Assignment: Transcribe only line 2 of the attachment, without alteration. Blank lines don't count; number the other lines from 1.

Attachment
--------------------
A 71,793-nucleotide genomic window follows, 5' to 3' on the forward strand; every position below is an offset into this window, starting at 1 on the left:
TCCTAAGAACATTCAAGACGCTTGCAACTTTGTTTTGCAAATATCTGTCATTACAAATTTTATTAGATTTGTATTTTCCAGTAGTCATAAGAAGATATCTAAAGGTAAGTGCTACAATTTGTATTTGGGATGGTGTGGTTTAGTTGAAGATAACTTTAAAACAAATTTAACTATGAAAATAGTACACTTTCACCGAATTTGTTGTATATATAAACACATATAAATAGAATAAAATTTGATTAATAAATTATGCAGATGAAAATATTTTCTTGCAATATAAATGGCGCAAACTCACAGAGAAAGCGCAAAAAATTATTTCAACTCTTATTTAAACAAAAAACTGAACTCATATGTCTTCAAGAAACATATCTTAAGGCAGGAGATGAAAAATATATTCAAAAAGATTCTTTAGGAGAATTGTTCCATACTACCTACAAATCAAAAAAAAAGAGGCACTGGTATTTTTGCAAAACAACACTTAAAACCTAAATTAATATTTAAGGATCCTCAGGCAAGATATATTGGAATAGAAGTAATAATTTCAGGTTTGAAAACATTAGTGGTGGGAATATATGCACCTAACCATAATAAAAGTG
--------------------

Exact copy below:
TCCTAAGAACATTCAAGACGCTTGCAACTTTGTTTTGCAAATATCTGTCATTACAAATTTTATTAGATTTGTATTTTCCAGTAGTCATAAGAAGATATCTAAAGGTAAGTGCTACAATTTGTATTTGGGATGGTGTGGTTTAGTTGAAGATAACTTTAAAACAAATTTAACTATGAAAATAGTACACTTTCACCGAATTTGTTGTATATATAAACACATATAAATAGAATAAAATTTGATTAATAAATTATGCAGATGAAAATATTTTCTTGCAATATAAATGGCGCAAACTCACAGAGAAAGCGCAAAAAATTATTTCAACTCTTATTTAAACAAAAAACTGAACTCATATGTCTTCAAGAAACATATCTTAAGGCAGGAGATGAAAAATATATTCAAAAAGATTCTTTAGGAGAATTGTTCCATACTACCTACAAATCAAAAAAAAAGAGGCACTGGTATTTTTGCAAAACAACACTTAAAACCTAAATTAATATTTAAGGATCCTCAGGCAAGATATATTGGAATAGAAGTAATAATTTCAGGTTTGAAAACATTAGTGGTGGGAATATATGCACCTAACCATAATAAAAGTG